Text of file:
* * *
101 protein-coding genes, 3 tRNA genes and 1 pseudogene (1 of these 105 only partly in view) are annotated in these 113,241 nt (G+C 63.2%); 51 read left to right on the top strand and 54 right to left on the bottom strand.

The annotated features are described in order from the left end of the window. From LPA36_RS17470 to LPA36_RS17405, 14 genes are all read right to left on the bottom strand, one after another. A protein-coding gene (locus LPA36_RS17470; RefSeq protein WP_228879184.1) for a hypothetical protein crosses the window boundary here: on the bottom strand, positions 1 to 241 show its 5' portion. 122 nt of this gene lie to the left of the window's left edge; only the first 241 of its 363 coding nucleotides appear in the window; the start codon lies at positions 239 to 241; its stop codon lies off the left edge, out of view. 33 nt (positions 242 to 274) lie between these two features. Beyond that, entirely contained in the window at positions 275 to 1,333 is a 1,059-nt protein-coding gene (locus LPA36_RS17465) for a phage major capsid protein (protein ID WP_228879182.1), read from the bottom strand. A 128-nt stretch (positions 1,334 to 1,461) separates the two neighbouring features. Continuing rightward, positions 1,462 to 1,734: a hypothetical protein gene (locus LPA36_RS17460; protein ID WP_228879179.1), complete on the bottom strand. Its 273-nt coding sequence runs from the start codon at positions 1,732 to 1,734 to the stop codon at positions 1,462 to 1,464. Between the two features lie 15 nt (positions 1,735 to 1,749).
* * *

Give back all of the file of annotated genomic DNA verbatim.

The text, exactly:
101 protein-coding genes, 3 tRNA genes and 1 pseudogene (1 of these 105 only partly in view) are annotated in these 113,241 nt (G+C 63.2%); 51 read left to right on the top strand and 54 right to left on the bottom strand.

The annotated features are described in order from the left end of the window. From LPA36_RS17470 to LPA36_RS17405, 14 genes are all read right to left on the bottom strand, one after another. A protein-coding gene (locus LPA36_RS17470; RefSeq protein WP_228879184.1) for a hypothetical protein crosses the window boundary here: on the bottom strand, positions 1 to 241 show its 5' portion. 122 nt of this gene lie to the left of the window's left edge; only the first 241 of its 363 coding nucleotides appear in the window; the start codon lies at positions 239 to 241; its stop codon lies off the left edge, out of view. 33 nt (positions 242 to 274) lie between these two features. Beyond that, entirely contained in the window at positions 275 to 1,333 is a 1,059-nt protein-coding gene (locus LPA36_RS17465) for a phage major capsid protein (protein ID WP_228879182.1), read from the bottom strand. A 128-nt stretch (positions 1,334 to 1,461) separates the two neighbouring features. Continuing rightward, positions 1,462 to 1,734: a hypothetical protein gene (locus LPA36_RS17460; protein ID WP_228879179.1), complete on the bottom strand. Its 273-nt coding sequence runs from the start codon at positions 1,732 to 1,734 to the stop codon at positions 1,462 to 1,464. Between the two features lie 15 nt (positions 1,735 to 1,749).